by Kathryn Cleary
On 18 March, the Internews Health Journalism Network hosted an exciting webinar focussed on filling the gaps in health news across the world. We featured speakers Paula Andalo, Ethnic News Editor of Kaiser Health News in the United States, and Ahmed Abdeen, an Internews Pandemic Mentor and also the founder of Aleyada.com, the first health news website in the Middle Eastern North African (MENA) region to be solely in Arabic.
The COVID-19 pandemic revealed an immediate and pressing need for quality, timely and accessible health reporting around the globe, forcing journalists and newsrooms to learn new skills and adapt to new challenges. Being able to balance the amount of new information coming in about COVID-19 each day, as well as ensuring the information includes different voices and community perspectives is one of these challenges.
Food for thought: how have you or your newsroom worked to fill the gap in health reporting in your country?
Both Andalo and Abdeen have years of experience working in info-poor areas, or with communities who seldom had news in a language they could understand. As COVID-19 took centre stage at the end of 2019 as one of the biggest health threats, both Andalo and Abdeen had to find new ways of filling these gaps in news, prioritising work to ensure that these info-poor areas and communities had access to potentially life-saving news.
Andalo’s work with Kaiser Health News has allowed her to promote diversity in media coverage by working to better reach latin american audiences by translating stories into Spanish, as well as working to include spanish speakers and communities in health stories. With the United States’ growing hispanic population, including this demographic in news and specifically health news, is critical.
Kaiser Health News’ stories can also be re-published by other media outlets for free, which means that health news stories that have been translated into Spanish can be shared with other Spanish-speaking news outlets, like Telemundo.
Andalo says that you can’t have a democratic media without including different demographics. She emphasizes that all journalists in any newsroom should be able to work with sources from any background.
“Diversity is democracy, and vice versa,” says Andalo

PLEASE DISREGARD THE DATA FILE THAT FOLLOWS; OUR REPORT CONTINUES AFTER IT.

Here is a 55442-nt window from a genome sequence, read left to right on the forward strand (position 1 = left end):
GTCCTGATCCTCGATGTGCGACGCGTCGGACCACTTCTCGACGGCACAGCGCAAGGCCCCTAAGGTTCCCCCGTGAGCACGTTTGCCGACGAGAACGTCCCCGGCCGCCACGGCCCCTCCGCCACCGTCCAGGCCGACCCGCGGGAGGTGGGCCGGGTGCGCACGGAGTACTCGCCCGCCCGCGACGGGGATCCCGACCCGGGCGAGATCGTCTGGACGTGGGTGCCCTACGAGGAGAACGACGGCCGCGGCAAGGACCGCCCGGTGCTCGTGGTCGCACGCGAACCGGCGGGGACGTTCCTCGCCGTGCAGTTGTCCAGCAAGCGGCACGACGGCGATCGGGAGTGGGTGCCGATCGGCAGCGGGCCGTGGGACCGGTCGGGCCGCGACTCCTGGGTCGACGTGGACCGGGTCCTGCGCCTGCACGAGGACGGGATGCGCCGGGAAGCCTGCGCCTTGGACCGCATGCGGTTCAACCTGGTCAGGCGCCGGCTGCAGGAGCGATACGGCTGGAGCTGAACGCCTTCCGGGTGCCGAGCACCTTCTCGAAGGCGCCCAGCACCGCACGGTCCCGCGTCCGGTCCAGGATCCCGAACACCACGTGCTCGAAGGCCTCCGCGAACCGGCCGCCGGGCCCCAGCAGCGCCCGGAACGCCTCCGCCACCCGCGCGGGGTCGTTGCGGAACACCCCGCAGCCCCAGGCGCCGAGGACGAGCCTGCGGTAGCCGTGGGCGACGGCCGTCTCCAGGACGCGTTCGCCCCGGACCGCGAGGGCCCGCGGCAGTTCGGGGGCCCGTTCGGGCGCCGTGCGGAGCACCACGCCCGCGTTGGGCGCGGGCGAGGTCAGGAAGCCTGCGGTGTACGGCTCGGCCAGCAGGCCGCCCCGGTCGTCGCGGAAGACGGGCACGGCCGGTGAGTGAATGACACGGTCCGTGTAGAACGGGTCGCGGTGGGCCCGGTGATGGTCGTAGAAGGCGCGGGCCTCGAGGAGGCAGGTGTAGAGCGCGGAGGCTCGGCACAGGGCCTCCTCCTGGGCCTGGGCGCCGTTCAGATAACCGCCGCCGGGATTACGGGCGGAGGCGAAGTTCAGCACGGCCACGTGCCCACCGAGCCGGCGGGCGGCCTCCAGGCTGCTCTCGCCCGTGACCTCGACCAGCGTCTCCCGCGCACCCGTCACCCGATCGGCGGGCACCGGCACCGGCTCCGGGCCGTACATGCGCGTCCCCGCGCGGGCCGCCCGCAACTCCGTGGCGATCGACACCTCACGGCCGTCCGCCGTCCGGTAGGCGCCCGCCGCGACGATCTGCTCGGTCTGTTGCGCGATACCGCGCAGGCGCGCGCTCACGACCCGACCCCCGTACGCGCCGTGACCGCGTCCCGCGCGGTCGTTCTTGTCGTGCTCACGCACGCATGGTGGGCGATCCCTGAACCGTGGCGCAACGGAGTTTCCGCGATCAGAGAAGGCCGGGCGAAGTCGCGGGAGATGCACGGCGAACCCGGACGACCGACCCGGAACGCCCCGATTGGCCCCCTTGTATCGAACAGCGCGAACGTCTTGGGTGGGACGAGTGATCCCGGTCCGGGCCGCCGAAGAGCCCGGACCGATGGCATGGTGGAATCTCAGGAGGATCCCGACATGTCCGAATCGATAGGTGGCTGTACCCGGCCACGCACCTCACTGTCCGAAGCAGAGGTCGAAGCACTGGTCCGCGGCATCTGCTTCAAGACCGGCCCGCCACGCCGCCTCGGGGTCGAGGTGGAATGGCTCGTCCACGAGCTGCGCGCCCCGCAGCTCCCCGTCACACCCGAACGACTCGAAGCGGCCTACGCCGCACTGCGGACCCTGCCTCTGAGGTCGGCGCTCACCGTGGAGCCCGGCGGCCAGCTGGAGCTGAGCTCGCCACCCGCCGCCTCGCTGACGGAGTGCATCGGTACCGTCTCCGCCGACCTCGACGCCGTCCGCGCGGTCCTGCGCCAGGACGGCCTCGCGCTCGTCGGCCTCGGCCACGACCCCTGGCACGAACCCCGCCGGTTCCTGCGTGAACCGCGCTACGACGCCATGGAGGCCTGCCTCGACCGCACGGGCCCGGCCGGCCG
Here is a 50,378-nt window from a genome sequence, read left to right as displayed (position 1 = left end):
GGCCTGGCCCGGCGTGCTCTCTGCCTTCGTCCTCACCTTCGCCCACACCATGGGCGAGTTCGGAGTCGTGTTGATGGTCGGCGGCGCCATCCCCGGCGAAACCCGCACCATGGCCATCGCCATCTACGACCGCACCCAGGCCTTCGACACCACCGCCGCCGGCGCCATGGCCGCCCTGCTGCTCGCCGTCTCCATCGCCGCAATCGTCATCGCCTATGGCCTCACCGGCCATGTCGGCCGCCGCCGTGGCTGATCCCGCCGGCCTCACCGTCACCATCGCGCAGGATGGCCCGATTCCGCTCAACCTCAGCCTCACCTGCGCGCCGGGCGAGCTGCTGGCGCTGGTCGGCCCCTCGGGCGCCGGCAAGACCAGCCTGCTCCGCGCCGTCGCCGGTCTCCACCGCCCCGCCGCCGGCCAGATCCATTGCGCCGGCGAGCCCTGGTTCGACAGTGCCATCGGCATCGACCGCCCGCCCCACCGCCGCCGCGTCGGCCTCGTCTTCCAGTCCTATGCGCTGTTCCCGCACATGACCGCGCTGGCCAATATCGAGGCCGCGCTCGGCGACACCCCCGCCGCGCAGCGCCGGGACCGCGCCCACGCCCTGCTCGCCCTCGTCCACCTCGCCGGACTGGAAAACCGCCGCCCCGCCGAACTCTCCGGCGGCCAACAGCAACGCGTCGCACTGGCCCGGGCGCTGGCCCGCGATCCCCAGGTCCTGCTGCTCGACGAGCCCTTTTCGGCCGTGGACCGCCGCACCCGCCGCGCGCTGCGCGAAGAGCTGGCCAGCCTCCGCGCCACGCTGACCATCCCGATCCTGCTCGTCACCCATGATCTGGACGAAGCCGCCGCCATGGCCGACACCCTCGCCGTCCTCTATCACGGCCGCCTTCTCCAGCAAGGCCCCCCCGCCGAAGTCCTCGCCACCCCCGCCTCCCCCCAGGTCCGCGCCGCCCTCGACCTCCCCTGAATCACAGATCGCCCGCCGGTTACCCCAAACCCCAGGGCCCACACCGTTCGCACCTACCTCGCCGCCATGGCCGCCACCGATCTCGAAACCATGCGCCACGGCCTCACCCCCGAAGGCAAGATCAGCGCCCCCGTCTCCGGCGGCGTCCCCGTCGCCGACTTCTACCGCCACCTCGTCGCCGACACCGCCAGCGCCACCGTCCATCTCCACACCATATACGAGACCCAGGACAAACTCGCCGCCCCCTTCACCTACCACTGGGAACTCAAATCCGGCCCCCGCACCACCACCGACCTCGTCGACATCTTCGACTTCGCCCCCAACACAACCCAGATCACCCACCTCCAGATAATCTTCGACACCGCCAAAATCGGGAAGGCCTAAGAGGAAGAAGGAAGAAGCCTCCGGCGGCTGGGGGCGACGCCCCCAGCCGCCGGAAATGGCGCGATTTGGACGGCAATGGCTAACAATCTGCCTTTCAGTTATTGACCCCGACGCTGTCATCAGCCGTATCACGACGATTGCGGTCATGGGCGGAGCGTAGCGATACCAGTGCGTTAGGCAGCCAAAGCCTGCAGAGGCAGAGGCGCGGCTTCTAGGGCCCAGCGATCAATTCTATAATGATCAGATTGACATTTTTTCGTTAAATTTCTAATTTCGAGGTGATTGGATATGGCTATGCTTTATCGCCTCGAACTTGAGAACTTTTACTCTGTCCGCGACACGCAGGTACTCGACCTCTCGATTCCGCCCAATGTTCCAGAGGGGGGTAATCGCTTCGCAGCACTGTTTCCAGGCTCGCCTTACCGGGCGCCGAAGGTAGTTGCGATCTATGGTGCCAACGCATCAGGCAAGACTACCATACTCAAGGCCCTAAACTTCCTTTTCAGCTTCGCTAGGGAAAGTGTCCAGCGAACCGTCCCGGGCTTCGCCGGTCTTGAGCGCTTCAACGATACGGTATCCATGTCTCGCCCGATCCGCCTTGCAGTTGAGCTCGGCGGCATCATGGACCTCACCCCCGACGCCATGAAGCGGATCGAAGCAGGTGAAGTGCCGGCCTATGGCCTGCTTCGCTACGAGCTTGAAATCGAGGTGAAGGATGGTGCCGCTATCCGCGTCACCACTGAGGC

Adding to this, Abdeen says that Aleyada.com was established as a way to fill the gap in health news for arabic speakers in the MENA region. Internews and Abdeen worked to support journalists in the region to produce health news in Arabic, but without a platform to publish these stories, Aleyada.com was formed. This is the first website of it’s kind dedicated to health news in Arabic.
Before Aleyada, there was no source of information in Arabic that the region’s over 400 million Arabic speakers could trust or refer to for quality health news, says Abdeen.
Food for thought: Are there media platforms in your country that are dedicated to health news?
Responding to a question from an attendee, Andalo says that reporting on COVID-19 has had similarities with the HIV/AIDS epidemic in the US in the 1980s, in the sense that early reporting was, and still is, largely based on what was unknown or uncertain. “The masks now are what condoms were in the 80s, because we need to use it,” she adds.
COVID-19 has also forced media to confront societal prejudice and discrimination similar to the challenges members of the LQBTQI+ community were treated during HIV/AIDS, says Andalo.
Balancing health science and human interest stories can also be challenging, particularly during a pandemic. Andalo says that it’s important to balance the heavy science with “human faces,” and to use reliable scientific information in a high-quality way that’s accessible to readers. Abdeen builds on this and agrees that taking complex scientific concepts and language and making it easy and simple to understand is crucial.
To end off, Andalo says that health reporting is relevant to everybody, and crosses over all areas of news, but it’s an ongoing effort to make this media democratic through diversity.
“COVID-19 is opening the space for health coverage similar to what HIV-AIDS did in the past,” she says. “Hopefully when the pandemic ends, we will still have this space [for health journalism].”